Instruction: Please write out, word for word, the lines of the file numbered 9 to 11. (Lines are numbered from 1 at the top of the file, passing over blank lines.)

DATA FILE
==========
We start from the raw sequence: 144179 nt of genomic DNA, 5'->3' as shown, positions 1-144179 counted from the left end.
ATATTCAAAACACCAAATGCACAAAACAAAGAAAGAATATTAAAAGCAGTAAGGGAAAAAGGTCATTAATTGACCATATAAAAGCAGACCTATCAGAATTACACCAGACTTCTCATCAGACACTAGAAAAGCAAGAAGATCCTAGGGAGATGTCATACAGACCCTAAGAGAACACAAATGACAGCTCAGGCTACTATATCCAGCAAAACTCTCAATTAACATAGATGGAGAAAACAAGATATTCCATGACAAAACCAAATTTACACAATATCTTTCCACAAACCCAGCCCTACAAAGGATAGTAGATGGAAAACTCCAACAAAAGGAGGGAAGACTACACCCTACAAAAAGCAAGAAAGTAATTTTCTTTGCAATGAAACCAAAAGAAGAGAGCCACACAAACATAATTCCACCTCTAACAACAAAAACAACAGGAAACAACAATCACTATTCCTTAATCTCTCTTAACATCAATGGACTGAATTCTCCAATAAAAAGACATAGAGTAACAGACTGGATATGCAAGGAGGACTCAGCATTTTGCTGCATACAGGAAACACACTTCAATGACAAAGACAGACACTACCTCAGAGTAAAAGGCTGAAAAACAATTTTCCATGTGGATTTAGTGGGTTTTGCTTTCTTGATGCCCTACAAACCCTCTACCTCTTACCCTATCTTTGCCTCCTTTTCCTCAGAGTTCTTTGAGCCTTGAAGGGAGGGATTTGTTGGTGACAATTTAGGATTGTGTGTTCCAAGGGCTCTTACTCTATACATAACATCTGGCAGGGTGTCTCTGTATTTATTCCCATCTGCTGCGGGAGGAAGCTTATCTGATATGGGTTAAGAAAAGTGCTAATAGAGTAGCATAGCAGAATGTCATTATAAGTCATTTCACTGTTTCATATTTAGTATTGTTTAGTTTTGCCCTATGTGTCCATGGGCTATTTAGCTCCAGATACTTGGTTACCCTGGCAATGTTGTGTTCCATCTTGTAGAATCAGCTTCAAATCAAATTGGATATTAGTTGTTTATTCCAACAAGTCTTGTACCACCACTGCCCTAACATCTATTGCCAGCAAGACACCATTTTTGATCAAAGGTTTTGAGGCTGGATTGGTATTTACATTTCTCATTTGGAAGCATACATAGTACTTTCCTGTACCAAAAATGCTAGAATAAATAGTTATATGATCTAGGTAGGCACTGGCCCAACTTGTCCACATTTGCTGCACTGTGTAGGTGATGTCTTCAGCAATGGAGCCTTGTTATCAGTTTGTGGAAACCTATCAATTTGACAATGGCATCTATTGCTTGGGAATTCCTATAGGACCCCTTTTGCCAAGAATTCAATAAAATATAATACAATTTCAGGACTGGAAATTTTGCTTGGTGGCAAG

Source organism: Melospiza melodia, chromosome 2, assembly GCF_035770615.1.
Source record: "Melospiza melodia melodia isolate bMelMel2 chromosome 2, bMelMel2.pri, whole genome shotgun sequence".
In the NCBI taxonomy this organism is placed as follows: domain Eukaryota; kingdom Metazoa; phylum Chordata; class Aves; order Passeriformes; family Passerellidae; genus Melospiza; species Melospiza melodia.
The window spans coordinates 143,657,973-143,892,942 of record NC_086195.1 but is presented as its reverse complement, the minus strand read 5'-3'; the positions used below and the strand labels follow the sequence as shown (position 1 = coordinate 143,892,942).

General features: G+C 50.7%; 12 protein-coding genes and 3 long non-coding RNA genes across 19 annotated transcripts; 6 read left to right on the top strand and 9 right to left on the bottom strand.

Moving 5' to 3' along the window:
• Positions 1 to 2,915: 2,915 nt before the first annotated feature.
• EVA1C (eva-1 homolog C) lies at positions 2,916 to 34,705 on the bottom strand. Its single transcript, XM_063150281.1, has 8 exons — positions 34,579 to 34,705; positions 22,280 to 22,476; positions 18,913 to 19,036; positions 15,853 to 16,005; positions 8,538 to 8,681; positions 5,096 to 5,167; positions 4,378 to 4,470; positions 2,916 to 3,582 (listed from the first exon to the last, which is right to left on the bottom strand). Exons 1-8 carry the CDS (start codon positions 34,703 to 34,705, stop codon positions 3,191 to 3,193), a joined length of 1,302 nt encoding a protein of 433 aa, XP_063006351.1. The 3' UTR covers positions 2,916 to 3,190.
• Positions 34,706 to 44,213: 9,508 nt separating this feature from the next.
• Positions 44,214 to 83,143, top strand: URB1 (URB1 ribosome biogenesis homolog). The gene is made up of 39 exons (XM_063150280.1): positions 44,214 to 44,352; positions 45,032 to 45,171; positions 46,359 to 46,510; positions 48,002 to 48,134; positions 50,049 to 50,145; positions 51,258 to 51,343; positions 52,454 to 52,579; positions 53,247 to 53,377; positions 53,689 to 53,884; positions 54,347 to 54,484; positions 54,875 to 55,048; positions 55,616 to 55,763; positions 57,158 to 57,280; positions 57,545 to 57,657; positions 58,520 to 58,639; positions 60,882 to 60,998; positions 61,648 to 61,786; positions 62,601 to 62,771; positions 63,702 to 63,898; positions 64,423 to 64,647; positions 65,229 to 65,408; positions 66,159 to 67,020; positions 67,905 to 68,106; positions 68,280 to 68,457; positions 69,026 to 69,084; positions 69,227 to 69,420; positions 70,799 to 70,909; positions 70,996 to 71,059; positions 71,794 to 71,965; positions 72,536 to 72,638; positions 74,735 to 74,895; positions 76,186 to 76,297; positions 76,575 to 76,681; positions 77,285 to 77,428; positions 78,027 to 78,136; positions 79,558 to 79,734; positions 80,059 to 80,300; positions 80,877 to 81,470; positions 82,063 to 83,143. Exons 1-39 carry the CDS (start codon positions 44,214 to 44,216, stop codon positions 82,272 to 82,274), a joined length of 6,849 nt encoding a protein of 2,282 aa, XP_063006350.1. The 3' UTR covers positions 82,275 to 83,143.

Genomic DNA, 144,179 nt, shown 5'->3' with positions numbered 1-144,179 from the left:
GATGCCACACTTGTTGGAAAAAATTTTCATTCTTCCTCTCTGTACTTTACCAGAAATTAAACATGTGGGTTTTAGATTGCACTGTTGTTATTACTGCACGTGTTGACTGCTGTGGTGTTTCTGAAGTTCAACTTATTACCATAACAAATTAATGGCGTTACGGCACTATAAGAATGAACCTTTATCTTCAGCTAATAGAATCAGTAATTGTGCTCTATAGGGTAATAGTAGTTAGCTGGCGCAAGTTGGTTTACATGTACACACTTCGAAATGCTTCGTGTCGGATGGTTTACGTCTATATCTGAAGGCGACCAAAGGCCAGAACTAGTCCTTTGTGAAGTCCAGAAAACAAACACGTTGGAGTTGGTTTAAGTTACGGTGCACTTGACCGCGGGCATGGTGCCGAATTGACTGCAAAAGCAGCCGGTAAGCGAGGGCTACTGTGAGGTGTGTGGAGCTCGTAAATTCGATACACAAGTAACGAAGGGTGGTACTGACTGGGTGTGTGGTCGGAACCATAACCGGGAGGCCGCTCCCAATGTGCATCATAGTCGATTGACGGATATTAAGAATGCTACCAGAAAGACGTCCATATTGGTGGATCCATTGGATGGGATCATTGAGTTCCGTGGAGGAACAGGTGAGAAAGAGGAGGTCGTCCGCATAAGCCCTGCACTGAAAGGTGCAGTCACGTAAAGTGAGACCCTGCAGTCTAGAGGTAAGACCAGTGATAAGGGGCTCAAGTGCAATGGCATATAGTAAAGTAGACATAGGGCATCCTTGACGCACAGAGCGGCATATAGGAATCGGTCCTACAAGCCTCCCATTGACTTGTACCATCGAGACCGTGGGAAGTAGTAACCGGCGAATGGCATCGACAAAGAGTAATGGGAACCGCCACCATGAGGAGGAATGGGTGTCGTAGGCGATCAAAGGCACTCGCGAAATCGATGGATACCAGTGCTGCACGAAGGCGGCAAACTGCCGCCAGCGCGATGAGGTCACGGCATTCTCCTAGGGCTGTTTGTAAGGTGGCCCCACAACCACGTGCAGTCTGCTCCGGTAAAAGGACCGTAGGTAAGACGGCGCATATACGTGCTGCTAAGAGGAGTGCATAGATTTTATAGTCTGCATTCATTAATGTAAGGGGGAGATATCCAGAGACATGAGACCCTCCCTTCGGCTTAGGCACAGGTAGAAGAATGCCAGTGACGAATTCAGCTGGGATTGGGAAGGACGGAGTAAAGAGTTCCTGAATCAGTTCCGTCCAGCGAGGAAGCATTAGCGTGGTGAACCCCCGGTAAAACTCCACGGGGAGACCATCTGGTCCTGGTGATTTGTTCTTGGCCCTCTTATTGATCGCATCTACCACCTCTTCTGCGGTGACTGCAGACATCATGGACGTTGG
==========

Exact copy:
• Positions 1 to 2,915: 2,915 nt before the first annotated feature.
• EVA1C (eva-1 homolog C) lies at positions 2,916 to 34,705 on the bottom strand. Its single transcript, XM_063150281.1, has 8 exons — positions 34,579 to 34,705; positions 22,280 to 22,476; positions 18,913 to 19,036; positions 15,853 to 16,005; positions 8,538 to 8,681; positions 5,096 to 5,167; positions 4,378 to 4,470; positions 2,916 to 3,582 (listed from the first exon to the last, which is right to left on the bottom strand). Exons 1-8 carry the CDS (start codon positions 34,703 to 34,705, stop codon positions 3,191 to 3,193), a joined length of 1,302 nt encoding a protein of 433 aa, XP_063006351.1. The 3' UTR covers positions 2,916 to 3,190.
• Positions 34,706 to 44,213: 9,508 nt separating this feature from the next.